Camino del Norte Norte Cantábrico Gallega Ingles Spain

Day 6: Nueva to Colunga

Yesterday I was sitting in the sunshine, today it is cold and cloudy, and just now I am doing my favourite activity whilst travelling, washing clothes at the local laundromat. I carry clothes for 5-6 days – I’d rather carry more clothes than wash more frequently – some people only carry clothes for 2 days and wash them every day! The weight of 3 days extra clothes and an extra pair of shoes is less than a bottle of water. I have never really understood the rationale behind always making your pack as light as possible. One should find out what one can easily carry walking the distance you expect to walk and then prioritise what’s important to bring along.

After a good nights sleep and excellent breakfast, I was on my way by 8.45 and in sunshine. It was 8 degrees so I was wearing both the two fleece jumpers I brought with me, but I haven’t given up on my shorts yet.

One of todays highlights were the many painted stones I passed at one point – there were stones along ca. 50m of the lane.

Today’s walk was long, 33kms, mostly through fields with cattle, great views of the nearby mountains and occasional views of the coast, to which trail took me four times, albeit briefly as the trail soon passed inland again. It seems that in this area, the villages make an effort out of the signs for their village – below are three of the many different I saw today.

On the road into the largest town I would pass today, Ribadesella, I passed the local football ground. I smiled and couldn’t resist taking this picture. The small ticket holes, reminded me of the very first years I saw football in England. Many grounds had small holes like this where you purchased a ticket.

It was up and down all day with four short but steep climbs sticking out. Infrastructure was lacking, but I managed to get a coffee and slice of sponge cake in Ribadesella, (after 12km). Leaving Ribadesella, I walked along a long beach before a long stretch with road and roundabouts. One of the roundabouts was decorated with a dinosaur.

Despite the gray weather, there was lots of “cultural” elements in the walk today – the village name signs, a green dinosaur, painted stones, wooden signs of where people come from when the walk the Camino, ticket holes at a football ground, and a large painting on a wall stating that “All the Camino’s are THE Camono”.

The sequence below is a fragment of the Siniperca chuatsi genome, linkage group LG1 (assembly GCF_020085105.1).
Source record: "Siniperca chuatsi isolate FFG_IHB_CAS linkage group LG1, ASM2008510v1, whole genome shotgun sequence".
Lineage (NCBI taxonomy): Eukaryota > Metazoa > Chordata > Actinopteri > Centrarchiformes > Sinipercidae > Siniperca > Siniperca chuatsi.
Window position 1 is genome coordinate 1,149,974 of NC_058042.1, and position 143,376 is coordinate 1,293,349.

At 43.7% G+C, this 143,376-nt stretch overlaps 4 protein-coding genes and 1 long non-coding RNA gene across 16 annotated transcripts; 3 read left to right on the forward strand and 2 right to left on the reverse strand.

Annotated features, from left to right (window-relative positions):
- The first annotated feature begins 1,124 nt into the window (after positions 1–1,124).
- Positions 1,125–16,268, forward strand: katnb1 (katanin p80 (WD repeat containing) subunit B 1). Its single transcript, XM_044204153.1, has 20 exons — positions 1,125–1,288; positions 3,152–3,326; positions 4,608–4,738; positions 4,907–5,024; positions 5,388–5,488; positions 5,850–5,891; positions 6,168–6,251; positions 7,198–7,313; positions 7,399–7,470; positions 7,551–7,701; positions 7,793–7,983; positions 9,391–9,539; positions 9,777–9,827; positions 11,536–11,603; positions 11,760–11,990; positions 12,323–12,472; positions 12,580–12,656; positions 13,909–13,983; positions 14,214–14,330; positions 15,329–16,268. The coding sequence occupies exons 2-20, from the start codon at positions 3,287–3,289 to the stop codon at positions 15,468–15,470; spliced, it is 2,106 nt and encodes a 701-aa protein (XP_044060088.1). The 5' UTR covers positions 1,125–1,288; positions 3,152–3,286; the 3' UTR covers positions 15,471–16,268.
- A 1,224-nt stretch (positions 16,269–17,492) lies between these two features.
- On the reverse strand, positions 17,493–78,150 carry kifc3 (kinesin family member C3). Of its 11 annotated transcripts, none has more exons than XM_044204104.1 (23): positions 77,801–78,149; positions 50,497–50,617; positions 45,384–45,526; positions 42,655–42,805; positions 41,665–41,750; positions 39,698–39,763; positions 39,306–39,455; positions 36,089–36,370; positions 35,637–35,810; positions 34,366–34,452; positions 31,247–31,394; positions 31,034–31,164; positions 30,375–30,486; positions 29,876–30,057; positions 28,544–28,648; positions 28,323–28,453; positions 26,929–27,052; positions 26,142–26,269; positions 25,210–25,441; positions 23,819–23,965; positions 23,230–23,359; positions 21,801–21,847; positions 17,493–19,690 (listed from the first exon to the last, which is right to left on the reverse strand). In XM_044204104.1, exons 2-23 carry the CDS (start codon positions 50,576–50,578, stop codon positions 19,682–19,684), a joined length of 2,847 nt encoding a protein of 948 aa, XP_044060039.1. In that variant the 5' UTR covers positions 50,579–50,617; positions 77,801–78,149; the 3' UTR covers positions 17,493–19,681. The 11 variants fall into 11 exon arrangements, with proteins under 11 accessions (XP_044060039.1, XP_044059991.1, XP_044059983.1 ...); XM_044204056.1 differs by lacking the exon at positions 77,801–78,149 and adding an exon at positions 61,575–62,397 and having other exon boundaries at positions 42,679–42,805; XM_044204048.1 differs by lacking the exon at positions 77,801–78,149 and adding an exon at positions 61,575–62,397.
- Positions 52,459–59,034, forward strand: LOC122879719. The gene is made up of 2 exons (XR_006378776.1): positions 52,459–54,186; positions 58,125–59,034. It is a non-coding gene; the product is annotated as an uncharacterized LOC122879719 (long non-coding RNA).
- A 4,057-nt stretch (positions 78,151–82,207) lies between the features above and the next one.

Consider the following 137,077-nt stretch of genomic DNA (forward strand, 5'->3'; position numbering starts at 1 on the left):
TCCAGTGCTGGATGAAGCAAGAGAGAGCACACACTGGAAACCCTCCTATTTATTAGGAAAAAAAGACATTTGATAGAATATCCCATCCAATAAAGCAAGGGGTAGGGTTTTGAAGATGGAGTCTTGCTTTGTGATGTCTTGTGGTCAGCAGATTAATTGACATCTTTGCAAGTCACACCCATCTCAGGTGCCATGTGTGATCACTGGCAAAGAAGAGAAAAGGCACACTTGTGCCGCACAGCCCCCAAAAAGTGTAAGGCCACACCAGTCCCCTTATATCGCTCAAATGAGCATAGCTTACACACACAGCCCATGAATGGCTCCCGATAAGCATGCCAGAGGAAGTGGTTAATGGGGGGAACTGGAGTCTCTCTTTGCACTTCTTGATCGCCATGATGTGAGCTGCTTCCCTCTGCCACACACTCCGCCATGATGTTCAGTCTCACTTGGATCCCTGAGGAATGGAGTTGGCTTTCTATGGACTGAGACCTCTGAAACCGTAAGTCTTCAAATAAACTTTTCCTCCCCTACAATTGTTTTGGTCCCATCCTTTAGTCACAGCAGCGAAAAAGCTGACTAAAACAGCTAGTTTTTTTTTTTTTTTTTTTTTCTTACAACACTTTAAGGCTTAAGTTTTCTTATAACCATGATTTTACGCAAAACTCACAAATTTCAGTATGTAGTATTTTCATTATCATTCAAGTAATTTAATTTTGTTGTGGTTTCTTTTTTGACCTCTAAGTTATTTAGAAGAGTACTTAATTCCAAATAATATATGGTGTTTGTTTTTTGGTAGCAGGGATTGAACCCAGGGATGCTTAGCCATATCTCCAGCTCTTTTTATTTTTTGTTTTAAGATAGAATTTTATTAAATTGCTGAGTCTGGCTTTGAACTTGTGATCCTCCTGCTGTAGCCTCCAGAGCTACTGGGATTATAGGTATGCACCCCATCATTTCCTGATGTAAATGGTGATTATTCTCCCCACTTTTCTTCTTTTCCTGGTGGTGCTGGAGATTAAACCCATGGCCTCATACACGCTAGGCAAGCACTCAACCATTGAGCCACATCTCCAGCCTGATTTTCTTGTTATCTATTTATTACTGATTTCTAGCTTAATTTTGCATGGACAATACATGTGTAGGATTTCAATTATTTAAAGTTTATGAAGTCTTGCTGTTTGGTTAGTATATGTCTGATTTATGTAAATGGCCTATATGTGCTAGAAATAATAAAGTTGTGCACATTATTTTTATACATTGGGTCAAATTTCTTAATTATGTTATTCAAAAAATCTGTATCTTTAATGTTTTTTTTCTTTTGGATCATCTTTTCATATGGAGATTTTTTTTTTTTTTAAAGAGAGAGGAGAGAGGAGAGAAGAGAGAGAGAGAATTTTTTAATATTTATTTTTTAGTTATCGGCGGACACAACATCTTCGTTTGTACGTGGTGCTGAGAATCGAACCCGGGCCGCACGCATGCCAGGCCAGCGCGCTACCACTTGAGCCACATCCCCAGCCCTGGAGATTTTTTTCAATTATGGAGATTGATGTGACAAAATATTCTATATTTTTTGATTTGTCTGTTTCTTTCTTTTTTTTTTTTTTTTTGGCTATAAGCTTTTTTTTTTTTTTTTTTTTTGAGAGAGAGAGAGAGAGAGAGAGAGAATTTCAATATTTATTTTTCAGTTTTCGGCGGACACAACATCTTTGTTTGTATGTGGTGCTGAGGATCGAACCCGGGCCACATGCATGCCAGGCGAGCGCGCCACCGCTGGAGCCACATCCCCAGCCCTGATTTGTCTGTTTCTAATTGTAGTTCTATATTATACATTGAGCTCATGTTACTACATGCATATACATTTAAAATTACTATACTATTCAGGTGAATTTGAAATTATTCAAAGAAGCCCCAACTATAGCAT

I met a man from California (I’d asked if he was from the USA, he answered “no”), a little older than I am. He was tired, very tired and still had 4-5kms to go for the day. He told me that he had walked the Camino Frances last year and found it great but hard and doable. Everybody told him that the Camino del Norte was even harder, so he thought he would find out. And true enough it was much harder due to all the ups and downs. We walked together for a couple of kilometers, and I left him when a Spanish walker caught up with us and I still had 12 kilometers to walk.

I saw six other walkers today – the man from the US, a man from Korea, a young girl from Germany, a Spanish guy and a couple putting on their rain gear, even though it wasn’t raining (yet). There are many Korean’s that walk the Camino’s. In 2023 they were the 10th largest group by nationality. 35% of Korean’s are Christian or Catholic, are encouraged to walk the Camino at many universities and finally there is a TV soap of a Korean couple opening an Albergue in Spain to cater for Koreans, whilst only fiction, it has created a lot of interest. We spoke briefly as I met him as the rain was starting. He was busy putting his rain gear on, and couldn’t understand I wasn’t. It didn’t take long before I needed mine as well, but only for 10 minutes.

I arrived in Colunga by 4pm and found the hotel. The lady at the reception told me that it was not opening for dinner today. The town had nothing to offer as far as siteseeing goes, so I’m here washing clothes. I read that Colunga’s greatest claim to fame was in 2006, when millions of anchovies, died on the beach here, for no apparent reason – possible trying to escape hungry dolphins or tuna.

In the evening I found a restaurant that opened at 8pm and ordered dinner and a bottle of cider. Cider is normally poured from a great height here and drunken immediately. If you don’t feel comfortable in a restaurant trying to hit the glass from a height, they have a machine that simulates it. It is important to only fill a bit in the glass and drink it all, immediately or the gas disappears and according to the waitress is undrinkable.

Tomorrow is the shortest stage this time around, only 18kms. I’d planned for a lie in and a long breakfast. Turns out that this hotel isn’t serving breakfast tomorrow either.

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